Monday, June 09, 2008

Lisbon:Lisboa - holding my nose and voting...

It's not a bad treaty, it's also not a very good treaty. I don't hate it, I don't much love it either. Yet I've got to have an opinion on it and I've got to vote. So what to do, well I suppose I should go over some of the basic arguments in my head.

It's long and complex: Yeah so what? Do you think a legal document should be written in baby speak? Or on the back of a cereal box?

You don't know anything about it: Then read it, Ok I read it. Perhaps I skimmed most of it. But I got the gist of it. (we're the good guys right?)

You don't understand it, then find someone you trust and listen to what they have to say on it and then think some more about it yourself.

So, where does that leave me? Blurry eyed and owing people pints.

There are specific things I don't like about it. The absence of a commissioner for 5 out of 15 years is one. I think my own proposals on a rotating commission with seniors and juniors would be more workable that the idea of reducing to 2/3 (after all we could be back up to mid twenties commissioners inside of 10/20 years). That said, there may be other better ideas, the problem is that we didn't hear about them in advance and make a judgement on what we liked or disliked.

I think the lack of engagement by the government of the day with the public prior to setting off to negotiate the treaty was a mistake, bringing this sheaf of paper home like it was Jack's Magic Beans is so 19th century.

Gov: "Look we signed a new treaty isn't it great!"
Voters: "I thought you were going out to get milk and sell the cow?"

We're getting a President of the EU sure but it is not a US style president who gets to declare war and do things on his own. Rather it is one who is there to provide continuity between the Presidencies of the circus that moves around from country to country every 6 months and who does what he is told by the heads of the member states. Less of a President and more of a butler with travel privileges.

And as for the foreign minister, we've had Javier Solano wandering the world the last few years and he's not exactly embarrassed us by setting off fire alarms in buildings or nuking Pakistan.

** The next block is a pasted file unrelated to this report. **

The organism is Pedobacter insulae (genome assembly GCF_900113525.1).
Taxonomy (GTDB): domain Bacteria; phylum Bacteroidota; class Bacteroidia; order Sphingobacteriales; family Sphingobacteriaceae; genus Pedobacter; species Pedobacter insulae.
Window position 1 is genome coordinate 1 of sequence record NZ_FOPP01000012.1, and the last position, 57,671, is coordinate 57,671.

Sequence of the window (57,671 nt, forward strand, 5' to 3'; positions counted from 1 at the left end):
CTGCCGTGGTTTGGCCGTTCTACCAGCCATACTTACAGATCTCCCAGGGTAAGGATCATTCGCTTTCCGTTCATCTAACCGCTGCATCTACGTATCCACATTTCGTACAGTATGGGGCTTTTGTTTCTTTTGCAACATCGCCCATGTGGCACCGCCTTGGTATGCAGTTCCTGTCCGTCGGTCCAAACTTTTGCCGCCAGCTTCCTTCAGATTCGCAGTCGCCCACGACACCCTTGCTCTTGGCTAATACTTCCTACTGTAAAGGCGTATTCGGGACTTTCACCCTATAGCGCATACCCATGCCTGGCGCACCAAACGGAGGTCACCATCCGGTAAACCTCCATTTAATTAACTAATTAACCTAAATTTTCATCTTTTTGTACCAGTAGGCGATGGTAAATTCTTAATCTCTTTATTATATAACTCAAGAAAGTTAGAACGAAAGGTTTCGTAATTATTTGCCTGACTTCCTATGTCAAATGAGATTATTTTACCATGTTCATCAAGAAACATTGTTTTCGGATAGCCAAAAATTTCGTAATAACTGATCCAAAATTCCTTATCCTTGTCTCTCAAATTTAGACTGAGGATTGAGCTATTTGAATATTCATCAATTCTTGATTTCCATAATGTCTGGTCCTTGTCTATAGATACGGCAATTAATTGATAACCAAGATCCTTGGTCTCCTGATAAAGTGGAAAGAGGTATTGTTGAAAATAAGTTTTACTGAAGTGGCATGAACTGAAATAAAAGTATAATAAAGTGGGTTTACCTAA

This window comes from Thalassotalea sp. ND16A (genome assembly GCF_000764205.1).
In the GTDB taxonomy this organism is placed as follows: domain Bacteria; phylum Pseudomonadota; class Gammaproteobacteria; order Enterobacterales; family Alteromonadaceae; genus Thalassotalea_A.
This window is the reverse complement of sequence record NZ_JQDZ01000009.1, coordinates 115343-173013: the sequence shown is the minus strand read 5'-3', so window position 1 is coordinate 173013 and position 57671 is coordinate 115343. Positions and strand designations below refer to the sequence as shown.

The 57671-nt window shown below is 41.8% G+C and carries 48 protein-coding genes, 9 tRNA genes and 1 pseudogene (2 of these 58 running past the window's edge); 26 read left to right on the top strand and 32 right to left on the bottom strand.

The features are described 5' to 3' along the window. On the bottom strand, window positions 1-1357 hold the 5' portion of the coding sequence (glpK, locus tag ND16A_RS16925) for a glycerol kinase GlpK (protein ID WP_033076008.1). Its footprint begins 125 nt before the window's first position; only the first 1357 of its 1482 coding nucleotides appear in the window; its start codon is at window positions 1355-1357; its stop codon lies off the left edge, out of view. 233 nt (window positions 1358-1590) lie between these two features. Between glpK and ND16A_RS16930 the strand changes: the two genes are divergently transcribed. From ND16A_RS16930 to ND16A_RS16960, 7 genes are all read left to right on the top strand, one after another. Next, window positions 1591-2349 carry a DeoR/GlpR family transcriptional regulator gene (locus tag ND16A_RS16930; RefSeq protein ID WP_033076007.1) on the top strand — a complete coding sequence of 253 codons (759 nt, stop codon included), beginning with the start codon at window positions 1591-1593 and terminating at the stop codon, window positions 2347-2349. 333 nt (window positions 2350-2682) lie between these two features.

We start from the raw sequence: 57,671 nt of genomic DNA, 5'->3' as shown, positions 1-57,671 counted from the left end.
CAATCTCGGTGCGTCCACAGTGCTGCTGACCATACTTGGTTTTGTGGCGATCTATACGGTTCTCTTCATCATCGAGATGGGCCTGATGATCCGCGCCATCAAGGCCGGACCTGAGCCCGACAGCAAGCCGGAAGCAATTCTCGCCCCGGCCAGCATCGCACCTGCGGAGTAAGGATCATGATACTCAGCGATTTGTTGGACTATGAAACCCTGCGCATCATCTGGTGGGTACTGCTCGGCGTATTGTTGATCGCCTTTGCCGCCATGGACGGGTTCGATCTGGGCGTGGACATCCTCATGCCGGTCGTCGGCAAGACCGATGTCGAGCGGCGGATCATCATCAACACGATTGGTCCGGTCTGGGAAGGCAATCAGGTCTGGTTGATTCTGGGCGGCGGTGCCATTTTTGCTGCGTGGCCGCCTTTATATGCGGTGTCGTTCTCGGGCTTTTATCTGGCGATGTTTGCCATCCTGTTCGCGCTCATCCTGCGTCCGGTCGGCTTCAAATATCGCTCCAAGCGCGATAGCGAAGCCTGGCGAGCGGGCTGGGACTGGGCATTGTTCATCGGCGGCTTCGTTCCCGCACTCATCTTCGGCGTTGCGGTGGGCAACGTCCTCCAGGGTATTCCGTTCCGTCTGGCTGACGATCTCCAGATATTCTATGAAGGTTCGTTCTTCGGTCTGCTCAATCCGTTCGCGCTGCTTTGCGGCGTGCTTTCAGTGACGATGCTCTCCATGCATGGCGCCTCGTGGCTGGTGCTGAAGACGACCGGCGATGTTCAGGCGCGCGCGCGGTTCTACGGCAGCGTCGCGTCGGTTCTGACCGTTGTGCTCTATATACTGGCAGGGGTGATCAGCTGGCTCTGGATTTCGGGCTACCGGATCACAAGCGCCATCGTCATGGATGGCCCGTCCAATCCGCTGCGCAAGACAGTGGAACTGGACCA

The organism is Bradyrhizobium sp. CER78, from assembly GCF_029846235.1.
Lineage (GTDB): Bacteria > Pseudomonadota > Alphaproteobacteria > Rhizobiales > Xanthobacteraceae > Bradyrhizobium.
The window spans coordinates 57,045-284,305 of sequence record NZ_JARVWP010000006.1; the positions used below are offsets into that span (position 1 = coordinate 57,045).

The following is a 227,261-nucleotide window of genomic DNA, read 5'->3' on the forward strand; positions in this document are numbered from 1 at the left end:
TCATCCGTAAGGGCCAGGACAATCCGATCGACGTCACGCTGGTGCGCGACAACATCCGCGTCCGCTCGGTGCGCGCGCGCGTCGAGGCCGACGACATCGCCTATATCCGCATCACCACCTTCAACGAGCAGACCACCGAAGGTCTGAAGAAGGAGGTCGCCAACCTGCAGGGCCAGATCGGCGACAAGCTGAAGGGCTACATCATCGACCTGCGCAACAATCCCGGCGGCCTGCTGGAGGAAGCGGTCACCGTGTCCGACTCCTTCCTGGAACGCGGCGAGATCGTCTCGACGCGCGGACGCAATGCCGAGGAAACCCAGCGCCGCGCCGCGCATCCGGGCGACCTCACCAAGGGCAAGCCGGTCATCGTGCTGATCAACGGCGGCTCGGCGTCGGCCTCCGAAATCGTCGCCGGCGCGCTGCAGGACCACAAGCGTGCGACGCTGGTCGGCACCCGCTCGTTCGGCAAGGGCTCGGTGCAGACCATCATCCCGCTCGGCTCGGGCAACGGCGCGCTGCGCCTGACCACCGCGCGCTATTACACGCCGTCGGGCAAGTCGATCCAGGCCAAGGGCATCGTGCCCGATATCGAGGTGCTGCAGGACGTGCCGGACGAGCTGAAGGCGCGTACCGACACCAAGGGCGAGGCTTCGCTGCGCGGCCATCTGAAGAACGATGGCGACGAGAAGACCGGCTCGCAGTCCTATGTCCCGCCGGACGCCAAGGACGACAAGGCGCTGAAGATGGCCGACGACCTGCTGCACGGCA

I think there is a basic contradiction in the no argument about democracy when they talk about QMV and how awful it is that larger countries with more voters get a bigger say than we do. Democracy is all about giving those with more votes, more influence.

And then it comes down to this. Last night's Q&A was useful in demonstrating that there is no Plan B for us, rejecting the treaty because we might get something better is not a sensible option. We could actually get something worse and the li(n)e from Mary Lou MacDonald that she believes the government capable of getting a better deal next time when she doesn't believe they were competent to get an even passably good deal in the first place. Doubling up might be the way she rolls but there is a time to cash in your chips and sometimes that is when you're way up, and sometimes it is just when you're marginally ahead. Also, with their excessive tales of woe the No side lost me last night because if they're seeing all these things that obviously aren't there then maybe the more plausible things aren't there either or simply aren't as solvable as they claim. That said, many serious and genuine issues have been highlighted during this campaign and I hope to God that we learn or relearn in some cases the lessons of Nice I which were that public engagement during the process is as important as the last 3/4 weeks of the campaign.